Smith & Wesson acquires Crimson Trace

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Smith & Wesson acquires Crimson Trace

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Smith & Wesson is set to establish an Electro-Optics Division by acquiring the well-known Crimson Trace Corporation, a world-class manufacturer of laser sighting systems

Smith & Wesson acquires Crimson Trace

For the past 22 years, Crimson Trace has developed and manufactured red light and green light lasers for civilian and professional-grade firearms alike

For the past 22 years, Crimson Trace has developed and manufactured red light and green light lasers for civilian and professional-grade firearms alike

In its strive to achieve a level of global dominance in the field of firearms and related accessories for hunting, sport shooting, personal defense, service and tactical purposes, Smith & Wesson – already one of America's most respected firearms manufacturers – is set to develop an even broader offer of dedicated accessories on its own by establishing an Electro-Optics Division.

And it's doing so by acquiring the Crimson Trace Corporation, an industry leader in laser sighting systems and tactical lighting for firearms. Smith & Wesson and Crimson Trace go way back: the Company, headquartered in Wilsonville (Oregon), has long been a key supplier of laser sighting systems for Smith & Wesson. CTC lasers are available as aftermarket or factory-issued accessories for several Smith & Wesson pistols, revolvers, and long guns.

 

Crimson Trace lasers have long been standard factory issue or aftermarket accessories for Smith & Wesson firearms

Crimson Trace lasers have long been standard factory issue or aftermarket accessories for Smith & Wesson firearms

For more than two decades, Crimson Trace has provided consumers, military units, and law enforcement officers around the globe with the world’s largest selection of award-winning laser sight and tactical light products

For more than two decades, Crimson Trace has provided consumers, military units, and law enforcement officers around the globe with the world’s largest selection of award-winning laser sight and tactical light products

Smith & Wesson paid 95 million dollars to acquire the assets of the Crimson Trace Corporation

Smith & Wesson paid 95 million dollars to acquire the assets of the Crimson Trace Corporation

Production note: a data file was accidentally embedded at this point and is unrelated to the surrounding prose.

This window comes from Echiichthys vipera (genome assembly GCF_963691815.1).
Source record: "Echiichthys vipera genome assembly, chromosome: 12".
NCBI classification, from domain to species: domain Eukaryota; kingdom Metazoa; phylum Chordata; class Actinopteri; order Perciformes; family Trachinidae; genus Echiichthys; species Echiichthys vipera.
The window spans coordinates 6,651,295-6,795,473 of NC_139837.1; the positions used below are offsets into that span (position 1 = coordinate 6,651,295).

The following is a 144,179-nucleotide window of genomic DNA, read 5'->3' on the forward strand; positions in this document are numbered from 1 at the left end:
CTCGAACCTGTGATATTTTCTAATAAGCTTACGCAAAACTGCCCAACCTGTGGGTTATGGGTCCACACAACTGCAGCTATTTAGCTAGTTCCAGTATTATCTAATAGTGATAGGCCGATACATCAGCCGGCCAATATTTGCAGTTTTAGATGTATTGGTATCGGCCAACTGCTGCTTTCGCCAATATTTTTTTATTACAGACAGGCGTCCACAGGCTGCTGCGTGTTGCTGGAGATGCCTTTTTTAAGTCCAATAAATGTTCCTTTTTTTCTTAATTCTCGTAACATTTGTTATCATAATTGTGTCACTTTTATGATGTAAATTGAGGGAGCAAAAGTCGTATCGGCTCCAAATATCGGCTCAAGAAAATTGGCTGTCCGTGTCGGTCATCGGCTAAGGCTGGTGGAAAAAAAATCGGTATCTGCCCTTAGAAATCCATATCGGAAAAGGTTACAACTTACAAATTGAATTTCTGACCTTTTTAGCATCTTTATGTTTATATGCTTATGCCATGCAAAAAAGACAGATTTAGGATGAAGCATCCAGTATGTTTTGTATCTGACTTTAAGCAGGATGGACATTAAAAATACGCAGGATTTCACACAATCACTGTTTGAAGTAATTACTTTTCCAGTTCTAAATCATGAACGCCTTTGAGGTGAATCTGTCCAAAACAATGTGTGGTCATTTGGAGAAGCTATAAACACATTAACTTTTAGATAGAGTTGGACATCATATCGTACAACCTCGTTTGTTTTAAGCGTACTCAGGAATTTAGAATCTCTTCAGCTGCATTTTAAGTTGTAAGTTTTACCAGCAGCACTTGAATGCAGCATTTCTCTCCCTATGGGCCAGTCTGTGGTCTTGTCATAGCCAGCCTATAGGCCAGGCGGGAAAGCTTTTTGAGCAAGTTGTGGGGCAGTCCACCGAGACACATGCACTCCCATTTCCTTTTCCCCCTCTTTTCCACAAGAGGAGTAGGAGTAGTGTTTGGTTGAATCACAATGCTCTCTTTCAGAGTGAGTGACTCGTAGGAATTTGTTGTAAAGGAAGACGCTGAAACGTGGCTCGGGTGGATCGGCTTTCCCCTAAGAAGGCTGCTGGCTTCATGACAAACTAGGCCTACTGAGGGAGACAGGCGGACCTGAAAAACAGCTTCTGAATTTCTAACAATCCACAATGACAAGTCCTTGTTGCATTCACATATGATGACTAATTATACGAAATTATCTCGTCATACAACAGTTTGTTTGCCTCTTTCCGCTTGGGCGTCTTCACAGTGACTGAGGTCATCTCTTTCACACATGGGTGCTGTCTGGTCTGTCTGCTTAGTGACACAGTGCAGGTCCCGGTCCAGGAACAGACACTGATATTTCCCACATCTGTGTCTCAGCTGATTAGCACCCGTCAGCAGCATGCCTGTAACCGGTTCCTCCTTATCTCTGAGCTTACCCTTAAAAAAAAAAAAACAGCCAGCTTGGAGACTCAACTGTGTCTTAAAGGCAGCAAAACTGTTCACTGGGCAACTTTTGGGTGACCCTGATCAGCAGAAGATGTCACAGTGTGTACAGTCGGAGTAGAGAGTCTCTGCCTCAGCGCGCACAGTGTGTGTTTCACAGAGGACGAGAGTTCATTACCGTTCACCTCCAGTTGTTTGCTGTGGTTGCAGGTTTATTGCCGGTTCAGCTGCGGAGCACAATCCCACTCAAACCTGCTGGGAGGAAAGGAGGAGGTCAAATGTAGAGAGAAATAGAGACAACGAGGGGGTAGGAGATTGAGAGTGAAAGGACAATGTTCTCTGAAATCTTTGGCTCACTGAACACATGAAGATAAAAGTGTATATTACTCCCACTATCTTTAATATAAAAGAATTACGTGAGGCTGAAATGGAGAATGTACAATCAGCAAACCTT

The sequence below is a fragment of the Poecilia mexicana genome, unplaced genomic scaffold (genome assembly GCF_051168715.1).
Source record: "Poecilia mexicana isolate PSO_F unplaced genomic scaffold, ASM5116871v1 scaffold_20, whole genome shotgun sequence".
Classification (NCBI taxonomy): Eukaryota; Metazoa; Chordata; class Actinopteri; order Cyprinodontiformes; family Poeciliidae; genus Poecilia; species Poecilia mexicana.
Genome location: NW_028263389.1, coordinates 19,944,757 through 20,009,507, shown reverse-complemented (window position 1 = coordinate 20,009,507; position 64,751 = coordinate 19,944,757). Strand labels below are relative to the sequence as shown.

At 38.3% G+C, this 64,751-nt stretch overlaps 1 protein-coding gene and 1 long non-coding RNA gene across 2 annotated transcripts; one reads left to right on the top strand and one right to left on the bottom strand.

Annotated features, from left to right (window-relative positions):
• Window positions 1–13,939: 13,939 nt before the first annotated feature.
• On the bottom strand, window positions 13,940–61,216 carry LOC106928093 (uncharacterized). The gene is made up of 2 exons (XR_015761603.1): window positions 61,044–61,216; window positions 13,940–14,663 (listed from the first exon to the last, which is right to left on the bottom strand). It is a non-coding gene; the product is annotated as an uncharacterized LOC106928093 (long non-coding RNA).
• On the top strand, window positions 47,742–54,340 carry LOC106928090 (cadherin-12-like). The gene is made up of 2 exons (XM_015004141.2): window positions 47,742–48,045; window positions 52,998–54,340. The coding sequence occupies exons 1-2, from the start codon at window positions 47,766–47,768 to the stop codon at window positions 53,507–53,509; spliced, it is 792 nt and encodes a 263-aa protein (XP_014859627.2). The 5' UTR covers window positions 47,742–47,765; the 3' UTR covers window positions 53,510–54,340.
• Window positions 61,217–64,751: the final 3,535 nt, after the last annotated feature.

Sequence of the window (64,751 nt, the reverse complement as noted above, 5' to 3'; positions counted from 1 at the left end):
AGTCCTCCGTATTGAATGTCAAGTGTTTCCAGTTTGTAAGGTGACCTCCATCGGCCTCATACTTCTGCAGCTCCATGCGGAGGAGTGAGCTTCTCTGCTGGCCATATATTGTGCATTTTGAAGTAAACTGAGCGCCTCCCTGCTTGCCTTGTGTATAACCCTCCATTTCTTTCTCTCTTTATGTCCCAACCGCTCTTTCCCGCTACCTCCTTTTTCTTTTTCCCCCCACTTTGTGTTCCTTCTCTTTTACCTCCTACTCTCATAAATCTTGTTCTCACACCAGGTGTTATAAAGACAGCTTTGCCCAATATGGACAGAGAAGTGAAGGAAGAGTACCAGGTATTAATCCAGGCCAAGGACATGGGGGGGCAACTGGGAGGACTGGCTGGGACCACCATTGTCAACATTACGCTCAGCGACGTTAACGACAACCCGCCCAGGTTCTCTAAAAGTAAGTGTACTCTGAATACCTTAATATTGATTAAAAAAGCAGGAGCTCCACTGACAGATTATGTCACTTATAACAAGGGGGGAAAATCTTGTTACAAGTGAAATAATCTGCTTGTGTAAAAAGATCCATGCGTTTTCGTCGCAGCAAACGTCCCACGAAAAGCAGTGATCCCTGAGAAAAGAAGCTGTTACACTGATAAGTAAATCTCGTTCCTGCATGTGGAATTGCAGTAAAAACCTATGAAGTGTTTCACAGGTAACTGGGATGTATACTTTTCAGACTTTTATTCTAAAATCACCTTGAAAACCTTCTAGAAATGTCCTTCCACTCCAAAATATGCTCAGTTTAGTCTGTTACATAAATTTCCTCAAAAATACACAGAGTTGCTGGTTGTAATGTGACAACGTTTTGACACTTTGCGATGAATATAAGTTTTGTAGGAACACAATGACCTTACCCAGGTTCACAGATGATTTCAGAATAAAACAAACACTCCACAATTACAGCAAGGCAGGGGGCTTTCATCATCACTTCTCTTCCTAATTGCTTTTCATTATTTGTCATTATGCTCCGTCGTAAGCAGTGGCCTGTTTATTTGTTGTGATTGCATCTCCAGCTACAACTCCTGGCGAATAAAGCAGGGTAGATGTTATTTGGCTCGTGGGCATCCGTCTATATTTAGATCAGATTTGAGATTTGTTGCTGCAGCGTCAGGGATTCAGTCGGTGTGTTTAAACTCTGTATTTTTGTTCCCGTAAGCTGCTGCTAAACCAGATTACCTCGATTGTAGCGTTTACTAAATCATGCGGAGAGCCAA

A multi-million dollar deal

The deal, for which Smith & Wesson paid 95 million dollars cash, is according to Reuters expected to have no impact on Smith & Wesson's operational and financial results for the first quarter of the fiscal year 2017, which ends on 7/31/2016. On the contrary, Reuters states that the acquisition would be accretive to Smith & Wesson's earnings per share in the same fiscal year.

Jobs will not be endangered by the acquisition, and know-how will be safeguarded: the Crimson Trace management team and workforce, as well as its base of operations, will remain in Wilsonville, Oregon after the acquisition. Lane Tobiassen, who joined the Company in 2005 and currently serves as the Chief Executive Officer and President at Crimson Trace Corporation, will serve as President of the new Electro-Optics Division of Smith & Wesson.

Crimson Trace is known for its history of technological breakthroughs: pictured is the new LiNQ™, the World's first wireless laser and white light system for AR-15 derivative rifles and carbines

Crimson Trace is known for its history of technological breakthroughs: pictured is the new LiNQ™, the World's first wireless laser and white light system for AR-15 derivative rifles and carbines

Crimson Trace is likely to keep manufacturing aftermarket laser sighting systems for firearms from all the world's major manufacturers even after Smith & Wesson's acquisition

Crimson Trace is likely to keep manufacturing aftermarket laser sighting systems for firearms from all the world's major manufacturers even after Smith & Wesson's acquisition

«Crimson Trace provides us with an exceptional opportunity to acquire a thriving company that is completely aligned with our strategy to become a leader in the market for shooting, hunting, and rugged outdoor enthusiasts», said  James Debney, Smith & Wesson President and Chief Executive Officer.

«As the undisputed leader in the market for laser sighting products, Crimson Trace serves as an ideal platform for our new Electro-Optics Division.  Firearms purchasers frequently buy electro-optic accessories to enhance the capabilities and performance of their firearms.  The growth that Crimson Trace has delivered is a testament to the high product quality and the robust product development capability that Lane Tobiassen, President and Chief Executive Officer of Crimson Trace, and his team have established. That capability, combined with Crimson Trace's leadership position in the market for laser sights, provides a solid framework for organic and inorganic growth».

Establishing an Electro-Optics division is something that other major brands in the industry have done in the recent past. Notable examples include longtime competitor SIG Sauer, as well as the Beretta Holding – which now owns and operates electro-optics and accessory manufacturers such as Burris, Steiner, and Laser Devices.

Establishing an Electro-Optics Division puts Smith & Wesson in line with many major competitors on the road of establishing a "package" market offer of firearms and dedicated accessories for civilian and professional users alike

Establishing an Electro-Optics Division puts Smith & Wesson in line with many major competitors on the road of establishing a "package" market offer of firearms and dedicated accessories for civilian and professional users alike